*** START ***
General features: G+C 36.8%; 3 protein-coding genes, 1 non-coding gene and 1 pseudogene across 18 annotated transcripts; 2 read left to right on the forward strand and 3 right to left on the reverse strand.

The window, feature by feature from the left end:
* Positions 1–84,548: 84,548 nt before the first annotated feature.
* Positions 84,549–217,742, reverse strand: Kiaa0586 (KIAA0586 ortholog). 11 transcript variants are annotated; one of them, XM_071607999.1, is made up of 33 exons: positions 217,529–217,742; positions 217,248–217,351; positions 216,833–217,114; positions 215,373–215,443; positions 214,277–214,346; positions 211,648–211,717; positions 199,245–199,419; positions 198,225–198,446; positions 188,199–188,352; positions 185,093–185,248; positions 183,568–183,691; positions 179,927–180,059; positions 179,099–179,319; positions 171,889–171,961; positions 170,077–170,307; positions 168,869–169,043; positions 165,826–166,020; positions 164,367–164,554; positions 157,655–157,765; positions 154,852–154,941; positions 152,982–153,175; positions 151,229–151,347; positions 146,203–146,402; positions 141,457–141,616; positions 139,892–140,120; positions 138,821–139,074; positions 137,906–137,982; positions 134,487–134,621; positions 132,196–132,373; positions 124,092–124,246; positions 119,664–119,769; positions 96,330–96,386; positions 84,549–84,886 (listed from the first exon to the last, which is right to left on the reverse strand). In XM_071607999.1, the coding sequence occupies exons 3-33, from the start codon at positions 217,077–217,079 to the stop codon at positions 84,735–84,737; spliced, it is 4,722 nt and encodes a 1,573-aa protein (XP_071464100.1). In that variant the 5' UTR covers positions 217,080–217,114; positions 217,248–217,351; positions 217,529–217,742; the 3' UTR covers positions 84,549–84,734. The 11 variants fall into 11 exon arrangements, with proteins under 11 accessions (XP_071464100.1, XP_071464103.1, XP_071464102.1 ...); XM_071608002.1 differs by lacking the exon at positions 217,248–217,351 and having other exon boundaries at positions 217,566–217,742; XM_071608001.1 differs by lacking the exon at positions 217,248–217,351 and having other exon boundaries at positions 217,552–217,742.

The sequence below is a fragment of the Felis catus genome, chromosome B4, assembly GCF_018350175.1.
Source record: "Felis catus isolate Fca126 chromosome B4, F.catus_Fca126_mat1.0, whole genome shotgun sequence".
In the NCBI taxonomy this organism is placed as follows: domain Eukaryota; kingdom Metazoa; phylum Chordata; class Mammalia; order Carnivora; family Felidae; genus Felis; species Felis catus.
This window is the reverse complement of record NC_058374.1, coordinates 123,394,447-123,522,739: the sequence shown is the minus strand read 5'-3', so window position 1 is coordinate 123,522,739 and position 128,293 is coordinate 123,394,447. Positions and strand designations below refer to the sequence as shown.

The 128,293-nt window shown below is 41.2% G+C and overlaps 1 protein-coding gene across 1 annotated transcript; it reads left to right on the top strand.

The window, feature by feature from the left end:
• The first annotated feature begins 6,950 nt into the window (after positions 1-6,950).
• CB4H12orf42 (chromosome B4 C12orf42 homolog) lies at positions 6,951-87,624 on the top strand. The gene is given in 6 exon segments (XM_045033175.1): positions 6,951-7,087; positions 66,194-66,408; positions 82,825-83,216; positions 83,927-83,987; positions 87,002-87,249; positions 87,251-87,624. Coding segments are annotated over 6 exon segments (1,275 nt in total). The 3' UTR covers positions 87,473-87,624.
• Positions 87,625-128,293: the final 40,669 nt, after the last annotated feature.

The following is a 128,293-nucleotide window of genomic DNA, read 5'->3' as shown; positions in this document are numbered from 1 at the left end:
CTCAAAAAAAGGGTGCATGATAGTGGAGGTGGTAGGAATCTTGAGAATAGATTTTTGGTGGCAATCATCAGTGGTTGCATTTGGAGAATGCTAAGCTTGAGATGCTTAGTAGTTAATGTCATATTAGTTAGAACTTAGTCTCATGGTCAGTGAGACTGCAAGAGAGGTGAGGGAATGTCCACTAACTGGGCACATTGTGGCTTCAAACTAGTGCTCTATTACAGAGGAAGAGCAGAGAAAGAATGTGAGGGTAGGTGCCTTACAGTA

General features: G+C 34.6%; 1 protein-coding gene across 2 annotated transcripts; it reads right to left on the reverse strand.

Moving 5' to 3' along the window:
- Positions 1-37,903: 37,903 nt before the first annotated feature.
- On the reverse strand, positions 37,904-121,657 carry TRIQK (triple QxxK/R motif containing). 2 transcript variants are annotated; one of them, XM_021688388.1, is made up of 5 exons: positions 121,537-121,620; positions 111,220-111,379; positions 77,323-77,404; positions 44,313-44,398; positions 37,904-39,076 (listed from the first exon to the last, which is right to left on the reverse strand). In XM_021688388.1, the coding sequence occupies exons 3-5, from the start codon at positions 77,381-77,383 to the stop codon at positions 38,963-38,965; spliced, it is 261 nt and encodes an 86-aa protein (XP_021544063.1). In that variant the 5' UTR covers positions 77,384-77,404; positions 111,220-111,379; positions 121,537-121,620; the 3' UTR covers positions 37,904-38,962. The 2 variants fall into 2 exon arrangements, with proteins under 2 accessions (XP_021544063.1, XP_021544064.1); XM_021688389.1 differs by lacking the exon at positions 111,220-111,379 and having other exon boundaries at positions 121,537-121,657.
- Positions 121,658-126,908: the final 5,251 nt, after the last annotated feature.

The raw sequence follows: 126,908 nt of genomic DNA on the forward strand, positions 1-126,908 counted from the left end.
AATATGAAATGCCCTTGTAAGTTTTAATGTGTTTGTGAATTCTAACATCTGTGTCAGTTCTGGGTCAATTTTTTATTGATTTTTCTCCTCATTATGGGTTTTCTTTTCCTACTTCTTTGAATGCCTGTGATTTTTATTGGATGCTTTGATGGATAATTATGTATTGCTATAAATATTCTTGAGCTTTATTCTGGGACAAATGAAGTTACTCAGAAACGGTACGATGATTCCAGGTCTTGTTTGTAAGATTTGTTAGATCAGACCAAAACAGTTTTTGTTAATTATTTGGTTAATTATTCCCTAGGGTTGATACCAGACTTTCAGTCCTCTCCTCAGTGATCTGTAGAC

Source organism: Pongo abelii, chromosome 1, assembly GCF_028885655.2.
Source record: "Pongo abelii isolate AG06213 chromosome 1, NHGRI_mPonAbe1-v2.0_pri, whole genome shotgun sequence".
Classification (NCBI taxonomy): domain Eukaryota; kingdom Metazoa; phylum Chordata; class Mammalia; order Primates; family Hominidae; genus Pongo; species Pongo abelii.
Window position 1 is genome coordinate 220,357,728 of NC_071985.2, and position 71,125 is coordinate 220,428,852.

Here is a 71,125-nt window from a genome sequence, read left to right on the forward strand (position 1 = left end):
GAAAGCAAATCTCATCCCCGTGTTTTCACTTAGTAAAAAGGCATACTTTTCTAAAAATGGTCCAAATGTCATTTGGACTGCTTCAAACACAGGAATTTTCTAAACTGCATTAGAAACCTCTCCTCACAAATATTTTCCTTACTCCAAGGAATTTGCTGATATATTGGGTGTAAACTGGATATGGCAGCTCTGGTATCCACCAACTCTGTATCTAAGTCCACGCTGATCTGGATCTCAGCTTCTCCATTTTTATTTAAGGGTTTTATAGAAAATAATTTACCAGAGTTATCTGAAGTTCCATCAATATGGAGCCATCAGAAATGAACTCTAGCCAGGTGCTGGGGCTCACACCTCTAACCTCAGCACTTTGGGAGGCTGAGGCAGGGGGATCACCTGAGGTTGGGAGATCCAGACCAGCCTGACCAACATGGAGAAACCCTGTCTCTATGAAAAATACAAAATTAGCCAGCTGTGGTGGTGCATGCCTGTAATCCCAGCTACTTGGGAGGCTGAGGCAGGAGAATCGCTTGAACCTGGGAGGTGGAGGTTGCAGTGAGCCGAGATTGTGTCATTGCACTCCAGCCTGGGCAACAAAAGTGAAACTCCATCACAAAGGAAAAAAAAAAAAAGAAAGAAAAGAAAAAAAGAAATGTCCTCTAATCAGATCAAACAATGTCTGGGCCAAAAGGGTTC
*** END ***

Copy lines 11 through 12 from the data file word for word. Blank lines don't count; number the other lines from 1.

• The first annotated feature begins 6,950 nt into the window (after positions 1-6,950).
• CB4H12orf42 (chromosome B4 C12orf42 homolog) lies at positions 6,951-87,624 on the top strand. The gene is given in 6 exon segments (XM_045033175.1): positions 6,951-7,087; positions 66,194-66,408; positions 82,825-83,216; positions 83,927-83,987; positions 87,002-87,249; positions 87,251-87,624. Coding segments are annotated over 6 exon segments (1,275 nt in total). The 3' UTR covers positions 87,473-87,624.